The 2013 White Sox Offense: A Picture of Extremes

It’s been a frustrating 12 games so far.(David Richard-USA TODAY Sports)

Clearly, the White Sox haven’t hit well this year. They’re 13th in the AL in runs scored, and are tied for 24th in the majors. Matt and I have flooded Twitter with our running watch of how Joey Votto is single-handedly outwalking the entire White Sox team this year. Matt also pointed out that the White Sox walk rate of 3.9% would be the worst in over a century. What else is going on with this team’s hitting?

The White Sox are actually hitting the fewest grounders in the majors. There are a number of implications to this statistic. Of the three batted-ball types – ground ball, line drive, and fly ball – ground balls correlate the most with power, although inversely. I.e. the fewer ground balls you hit, generally the more likely it is that you’re hitting for power successfully. It also protects you from grounding into double plays. Hitting very few ground balls  reduces your ability to get lucky on balls in play, however. Grounders are much more likely than, say, fly balls/pop ups to find holes in the defense. This is just one piece of the puzzle.

The White Sox are first in the majors in line drive percentage as well. This should be a really good thing. If you’re squaring the ball up, and hitting it hard and in the air, usually that means you’re not being fooled on pitches, and hard-hit balls in the air often find outfield grass. And yet, the White Sox are 23rd in the majors on BABIP. Some of this you can see has been bad luck – Rios has hit any number of hard-hit liners to the outfield right at people. But part of this comes back to the issue of just how many fly balls the White Sox are hitting – 41.2%, 5th in the majors – which are less likely to fall in for singles than a lot of grounders will.  Granted, we are only 12 games in, and these are pretty extreme figures that will likely drift closer to the middle of the league as the season goes on.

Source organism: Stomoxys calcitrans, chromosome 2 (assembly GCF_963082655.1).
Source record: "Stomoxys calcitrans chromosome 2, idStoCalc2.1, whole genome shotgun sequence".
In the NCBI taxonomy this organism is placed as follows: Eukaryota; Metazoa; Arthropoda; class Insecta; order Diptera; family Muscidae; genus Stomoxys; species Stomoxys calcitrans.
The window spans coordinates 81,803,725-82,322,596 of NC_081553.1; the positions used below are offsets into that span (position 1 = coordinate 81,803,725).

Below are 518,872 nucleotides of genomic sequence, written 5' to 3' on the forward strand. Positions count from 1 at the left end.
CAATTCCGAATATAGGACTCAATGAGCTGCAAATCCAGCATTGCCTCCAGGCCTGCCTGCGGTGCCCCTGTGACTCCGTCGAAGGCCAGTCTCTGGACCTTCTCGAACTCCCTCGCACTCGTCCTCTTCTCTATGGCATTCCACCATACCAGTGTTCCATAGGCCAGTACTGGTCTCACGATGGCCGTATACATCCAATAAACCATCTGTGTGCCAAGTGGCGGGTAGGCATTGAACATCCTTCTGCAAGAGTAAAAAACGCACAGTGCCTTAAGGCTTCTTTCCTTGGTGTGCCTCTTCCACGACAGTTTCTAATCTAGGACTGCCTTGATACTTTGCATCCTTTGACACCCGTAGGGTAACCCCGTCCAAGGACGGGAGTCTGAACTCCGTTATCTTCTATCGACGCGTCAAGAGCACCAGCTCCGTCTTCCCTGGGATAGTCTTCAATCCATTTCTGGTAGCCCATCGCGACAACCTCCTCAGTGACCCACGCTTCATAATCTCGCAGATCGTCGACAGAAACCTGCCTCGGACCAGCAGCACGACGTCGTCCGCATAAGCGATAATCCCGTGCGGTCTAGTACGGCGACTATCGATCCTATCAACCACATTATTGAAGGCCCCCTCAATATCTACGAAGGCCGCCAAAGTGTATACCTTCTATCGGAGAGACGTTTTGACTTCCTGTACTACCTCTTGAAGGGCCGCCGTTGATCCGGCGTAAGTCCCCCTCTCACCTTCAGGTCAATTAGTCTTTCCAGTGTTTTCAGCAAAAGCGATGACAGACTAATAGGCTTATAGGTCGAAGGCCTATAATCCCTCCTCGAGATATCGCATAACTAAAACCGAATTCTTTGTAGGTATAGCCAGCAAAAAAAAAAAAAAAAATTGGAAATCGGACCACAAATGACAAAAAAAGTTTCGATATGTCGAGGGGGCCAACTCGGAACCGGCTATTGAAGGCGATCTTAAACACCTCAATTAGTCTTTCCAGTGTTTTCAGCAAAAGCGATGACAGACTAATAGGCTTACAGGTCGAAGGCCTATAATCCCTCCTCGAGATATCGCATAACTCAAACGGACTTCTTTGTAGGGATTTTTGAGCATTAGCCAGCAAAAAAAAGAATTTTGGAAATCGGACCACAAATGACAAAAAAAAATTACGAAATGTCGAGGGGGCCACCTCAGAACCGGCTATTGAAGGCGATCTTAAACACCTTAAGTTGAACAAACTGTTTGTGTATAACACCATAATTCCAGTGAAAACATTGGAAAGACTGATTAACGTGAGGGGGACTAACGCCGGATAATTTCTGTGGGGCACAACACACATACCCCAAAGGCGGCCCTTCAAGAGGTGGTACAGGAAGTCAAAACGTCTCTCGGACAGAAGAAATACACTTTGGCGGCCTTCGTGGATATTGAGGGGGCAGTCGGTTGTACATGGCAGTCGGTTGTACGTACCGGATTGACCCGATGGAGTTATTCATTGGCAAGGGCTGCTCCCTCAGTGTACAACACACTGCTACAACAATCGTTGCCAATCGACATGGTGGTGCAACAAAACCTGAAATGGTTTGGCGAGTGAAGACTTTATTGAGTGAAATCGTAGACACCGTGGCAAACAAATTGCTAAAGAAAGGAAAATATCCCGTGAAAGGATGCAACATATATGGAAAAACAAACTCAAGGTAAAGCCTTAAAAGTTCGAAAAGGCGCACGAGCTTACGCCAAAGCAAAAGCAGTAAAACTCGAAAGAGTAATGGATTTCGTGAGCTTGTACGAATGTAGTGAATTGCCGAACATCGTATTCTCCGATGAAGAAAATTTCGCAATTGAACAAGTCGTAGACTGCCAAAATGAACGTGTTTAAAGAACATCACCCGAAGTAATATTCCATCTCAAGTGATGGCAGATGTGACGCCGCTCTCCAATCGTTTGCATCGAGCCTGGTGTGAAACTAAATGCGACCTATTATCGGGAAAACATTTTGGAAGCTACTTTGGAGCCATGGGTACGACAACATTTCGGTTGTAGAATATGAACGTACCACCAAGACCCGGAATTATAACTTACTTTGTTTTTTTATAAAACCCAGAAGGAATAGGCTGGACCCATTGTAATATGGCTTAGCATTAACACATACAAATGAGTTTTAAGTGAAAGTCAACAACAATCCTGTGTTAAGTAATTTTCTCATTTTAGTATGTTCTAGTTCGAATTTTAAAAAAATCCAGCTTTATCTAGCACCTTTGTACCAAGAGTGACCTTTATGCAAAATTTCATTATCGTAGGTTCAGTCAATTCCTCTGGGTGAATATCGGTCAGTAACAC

Players, however, have much more control over what they swing at or don’t swing at, as compared to what happens once the ball is put in play. It only takes 50PAs for a player’s swing percentage to normalize, as opposed to 150PAs that it requires for an individual’s LD% to normalize. The White Sox are pretty much exactly league average when it comes to swinging at balls out of the zone, however they are 1st in the majors in frequency of swings at pitches in the zone at a whopping 69%. 7/10 pitches that are in the zone, the White Sox are swinging, which also puts them at #1 in the majors for swinging in general, at 49.3% of all pitches.

Jim Margulus and others have articles up about how Adam Dunn’s new approach has simply removed one of the two useful things he did on offense (walking). But even the hitters who are doing well like Alex Rios and Conor Gillaspie aren’t really drawing walks. It’s an extremely impatient team, and if pitchers know you’re going to swing at everything, you’re almost always going to be in counts that favor the pitcher, you’ll be making contact with the pitches they want you to hit (which often leads to weak contact), and you’re never going to drive up your opponent’s pitch count. There are very, very few benefits to being this aggressive, and a ton of negatives.

The primary culprits are Viciedo (2nd in the majors in swing%), and Alexei (11th). However, Flowers and Dunn – two players whom you’d think the White Sox would count on for their patience – are sitting at 59th and 60th in the majors, with swing percentages roughly 5% higher than league average. This is troubling.

Topics: Chicago White Sox

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